Water management

Water management – water resources management, safe water supply, sanitation, and wastewater treatment – is a global key challenge of the 21st century. Innovations in all sectors of water management are essential – in industrialized countries and especially for the developing world, in arid and semi-arid environments.

The Fraunhofer IGB has developed a toolbox of technical innovations for sustainable decentralized water management systems, which are embedded in holistic infrastructure concepts and combined with energy and waste management. These innovations can be adapted and combined to generate individually the most favorable solution for the specific needs of each country or region.

Application areas

The water infrastructure system designed by Fraunhofer IGB comprises technologies for the cost-effective and efficient management of water in urban structures through the semi-decentralized treatment of water and wastewater streams. Systems solutions are available for future-oriented municipal water management in rural regions, for newly developed areas, urban districts in need of modernization and also for holiday resorts, tourist centers and hotel complexes. The system is especially effective for regions with no previous water infrastructure, lacking sewage networks and central sewage treatment plants. The concept is also ideal for areas where old types of infrastructure can no longer be adapted to cope with new challenges arising from climate changes or population increases/decreases.

Combined water-, waste-, and energy management

In combination with sustainable waste management concepts, energy from regenerative sources and innovative building services engineering, the concept is a holistic solution for a self-sufficient water supply infrastructure which is completely independent of central water supplies and wastewater disposal networks.

Semi-decentralized water management

The DEUS 21 water management concept, already operating on a demonstration scale in Heidelberg-Neurott and Knittlingen, is especially suitable for export to areas suffering from water-shortage as it can be adapted specifically to the requirements of arid and semi-arid regions.

Saving water and costs

Industrialized nations are used to wasting good drinking water although it would be relatively easy for each household to save this precious resource by installing appropriate faucets and toilets. Vacuum and pressure systems are excellent alternatives to conventional gravity sewers. Flushing toilets could be replaced by vacuum toilets, already common on airplanes, ships and trains and also in some Scandinavian households.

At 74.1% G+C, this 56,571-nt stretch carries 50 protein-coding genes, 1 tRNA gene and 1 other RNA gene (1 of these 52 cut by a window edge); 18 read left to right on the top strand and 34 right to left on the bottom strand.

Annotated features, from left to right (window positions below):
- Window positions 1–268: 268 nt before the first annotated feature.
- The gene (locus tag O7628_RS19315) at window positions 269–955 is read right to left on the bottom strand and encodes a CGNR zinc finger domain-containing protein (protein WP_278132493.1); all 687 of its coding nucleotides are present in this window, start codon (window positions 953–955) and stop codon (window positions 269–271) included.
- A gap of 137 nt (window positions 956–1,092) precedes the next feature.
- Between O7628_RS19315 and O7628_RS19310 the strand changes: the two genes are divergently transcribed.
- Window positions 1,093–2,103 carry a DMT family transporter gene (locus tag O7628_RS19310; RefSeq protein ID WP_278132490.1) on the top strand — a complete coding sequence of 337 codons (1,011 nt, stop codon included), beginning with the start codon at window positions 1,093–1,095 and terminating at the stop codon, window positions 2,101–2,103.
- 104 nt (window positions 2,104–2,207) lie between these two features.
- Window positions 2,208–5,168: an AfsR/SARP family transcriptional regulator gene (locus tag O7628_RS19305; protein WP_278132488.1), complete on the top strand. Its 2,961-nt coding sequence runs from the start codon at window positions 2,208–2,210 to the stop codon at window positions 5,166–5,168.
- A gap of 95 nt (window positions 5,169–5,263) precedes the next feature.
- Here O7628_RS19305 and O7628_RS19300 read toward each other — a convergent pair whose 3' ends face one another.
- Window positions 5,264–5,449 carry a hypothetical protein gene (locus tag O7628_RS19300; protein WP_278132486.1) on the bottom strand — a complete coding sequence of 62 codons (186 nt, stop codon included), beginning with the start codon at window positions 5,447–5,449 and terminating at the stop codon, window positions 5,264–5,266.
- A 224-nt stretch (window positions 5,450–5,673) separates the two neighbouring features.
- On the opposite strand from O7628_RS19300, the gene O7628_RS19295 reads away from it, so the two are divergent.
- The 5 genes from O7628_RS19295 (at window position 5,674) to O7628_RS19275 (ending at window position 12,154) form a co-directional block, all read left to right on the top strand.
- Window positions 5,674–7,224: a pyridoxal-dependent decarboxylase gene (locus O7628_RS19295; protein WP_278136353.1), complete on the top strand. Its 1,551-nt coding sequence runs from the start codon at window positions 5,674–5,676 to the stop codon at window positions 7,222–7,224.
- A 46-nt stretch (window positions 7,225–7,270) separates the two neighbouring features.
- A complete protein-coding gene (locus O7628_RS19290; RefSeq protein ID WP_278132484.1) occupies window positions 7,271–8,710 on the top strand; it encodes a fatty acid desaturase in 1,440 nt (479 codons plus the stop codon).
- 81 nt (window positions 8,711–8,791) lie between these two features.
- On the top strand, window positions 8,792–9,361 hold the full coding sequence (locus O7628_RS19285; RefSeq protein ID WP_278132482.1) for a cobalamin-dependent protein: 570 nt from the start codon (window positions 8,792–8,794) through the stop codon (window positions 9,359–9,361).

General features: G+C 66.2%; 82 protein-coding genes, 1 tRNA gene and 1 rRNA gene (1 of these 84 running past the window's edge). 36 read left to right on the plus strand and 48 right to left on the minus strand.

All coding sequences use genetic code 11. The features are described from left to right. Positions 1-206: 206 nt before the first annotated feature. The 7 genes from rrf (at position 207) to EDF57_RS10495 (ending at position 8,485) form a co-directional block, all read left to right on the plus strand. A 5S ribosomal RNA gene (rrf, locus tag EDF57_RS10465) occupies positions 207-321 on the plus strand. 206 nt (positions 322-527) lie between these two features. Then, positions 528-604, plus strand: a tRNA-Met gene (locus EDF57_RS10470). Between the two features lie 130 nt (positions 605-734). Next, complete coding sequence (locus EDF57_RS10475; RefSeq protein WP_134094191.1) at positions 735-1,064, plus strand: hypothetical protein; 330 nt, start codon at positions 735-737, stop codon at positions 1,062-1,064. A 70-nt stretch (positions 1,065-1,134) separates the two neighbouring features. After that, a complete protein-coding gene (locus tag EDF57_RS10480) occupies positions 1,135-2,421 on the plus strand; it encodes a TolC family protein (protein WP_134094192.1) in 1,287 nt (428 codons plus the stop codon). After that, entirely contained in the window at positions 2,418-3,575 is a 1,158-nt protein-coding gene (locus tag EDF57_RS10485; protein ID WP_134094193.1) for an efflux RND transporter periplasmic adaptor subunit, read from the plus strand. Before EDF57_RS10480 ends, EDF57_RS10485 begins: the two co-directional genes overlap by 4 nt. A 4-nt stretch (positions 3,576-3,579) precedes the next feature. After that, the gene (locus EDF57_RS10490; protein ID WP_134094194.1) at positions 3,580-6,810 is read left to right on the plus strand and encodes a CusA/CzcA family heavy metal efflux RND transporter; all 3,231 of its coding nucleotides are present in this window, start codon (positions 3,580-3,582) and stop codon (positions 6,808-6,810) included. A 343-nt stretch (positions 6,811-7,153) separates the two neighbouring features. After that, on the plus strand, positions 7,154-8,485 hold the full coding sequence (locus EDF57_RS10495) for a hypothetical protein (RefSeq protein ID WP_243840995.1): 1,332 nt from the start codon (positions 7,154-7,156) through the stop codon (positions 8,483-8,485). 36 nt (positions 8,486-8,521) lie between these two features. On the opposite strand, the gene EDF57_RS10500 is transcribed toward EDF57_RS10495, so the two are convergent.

Use of rainwater

There is no need to use good drinking water for such activities as watering flowers in the garden or flushing a toilet. Especially in regions where water is scarce, it is well worth-while for each household to use rainwater and treated washing water for personal requirements. The Fraunhofer IGB has developed appropriate technologies to treat rainwater for subsequent use in households.

Anaerobic wastewater treatment

Anaerobic biotechnology, where organic carbon compounds are converted into biogas, i.e. a mixture of carbon dioxide and methane, is an attractive alternative to today's common aerobic wastewater purification treatment especially for decentralized or semi-decentralized water infrastructure systems. Biogas can be used as a regenerative energy carrier for running combined heat and power plants or, alternatively, can be fed into the existing natural gas network. Just like natural gas, biomethane can also be purified for use as fuel for automobiles.

Nitrogen and phosphorus compounds remain in the purified water and residual solids after anaerobic wastewater purification in enclosed bioreactors, which is not the case in the conventional, aerobic activated sludge process. Microorganisms are removed by microfiltration with a rotating disk filter. This treatment supplies water that is hygienic and safe to use for irrigating agricultural land, economizing on both clean water and fertilizers. Alternatively, the nutrients can be recovered from the purified water for fertilizing purposes. In this case, the water can then be discharged into the environment or reused.

Successful paradigm shift
Biogas and fertilizer from purified wastewater – Service water from rainwater